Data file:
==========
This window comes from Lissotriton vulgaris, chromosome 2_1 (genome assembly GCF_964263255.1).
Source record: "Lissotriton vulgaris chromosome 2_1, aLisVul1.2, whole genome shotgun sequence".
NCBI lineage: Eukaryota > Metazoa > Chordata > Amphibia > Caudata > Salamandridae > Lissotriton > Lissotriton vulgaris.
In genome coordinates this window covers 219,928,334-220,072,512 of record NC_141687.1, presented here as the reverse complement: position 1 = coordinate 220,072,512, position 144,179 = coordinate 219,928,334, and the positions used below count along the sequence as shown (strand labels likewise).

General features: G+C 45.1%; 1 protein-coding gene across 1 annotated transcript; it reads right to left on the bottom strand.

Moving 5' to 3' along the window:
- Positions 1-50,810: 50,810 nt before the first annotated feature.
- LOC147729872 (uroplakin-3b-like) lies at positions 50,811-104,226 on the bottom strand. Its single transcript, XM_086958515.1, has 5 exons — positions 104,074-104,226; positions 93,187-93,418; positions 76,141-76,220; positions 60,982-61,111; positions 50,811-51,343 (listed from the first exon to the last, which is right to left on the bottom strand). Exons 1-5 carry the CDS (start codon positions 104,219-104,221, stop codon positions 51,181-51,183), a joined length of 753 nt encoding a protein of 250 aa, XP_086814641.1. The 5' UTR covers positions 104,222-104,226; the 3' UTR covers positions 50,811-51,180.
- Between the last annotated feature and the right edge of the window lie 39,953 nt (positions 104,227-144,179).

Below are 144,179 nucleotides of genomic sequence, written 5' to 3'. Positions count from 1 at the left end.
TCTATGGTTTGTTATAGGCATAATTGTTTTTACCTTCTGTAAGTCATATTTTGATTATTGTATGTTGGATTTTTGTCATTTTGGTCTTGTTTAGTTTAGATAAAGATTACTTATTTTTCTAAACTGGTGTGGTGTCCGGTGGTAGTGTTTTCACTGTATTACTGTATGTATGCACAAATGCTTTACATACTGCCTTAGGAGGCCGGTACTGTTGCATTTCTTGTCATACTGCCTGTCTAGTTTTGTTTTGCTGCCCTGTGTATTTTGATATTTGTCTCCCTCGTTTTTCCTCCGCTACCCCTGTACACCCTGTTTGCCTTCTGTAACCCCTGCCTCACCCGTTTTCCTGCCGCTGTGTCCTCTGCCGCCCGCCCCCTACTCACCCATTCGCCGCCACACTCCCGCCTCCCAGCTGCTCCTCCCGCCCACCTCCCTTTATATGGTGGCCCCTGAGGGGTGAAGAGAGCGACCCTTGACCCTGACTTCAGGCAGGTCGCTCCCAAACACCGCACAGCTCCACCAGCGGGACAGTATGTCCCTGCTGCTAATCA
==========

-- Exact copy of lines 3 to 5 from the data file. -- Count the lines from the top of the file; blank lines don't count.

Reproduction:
NCBI lineage: Eukaryota > Metazoa > Chordata > Amphibia > Caudata > Salamandridae > Lissotriton > Lissotriton vulgaris.
In genome coordinates this window covers 219,928,334-220,072,512 of record NC_141687.1, presented here as the reverse complement: position 1 = coordinate 220,072,512, position 144,179 = coordinate 219,928,334, and the positions used below count along the sequence as shown (strand labels likewise).

General features: G+C 45.1%; 1 protein-coding gene across 1 annotated transcript; it reads right to left on the bottom strand.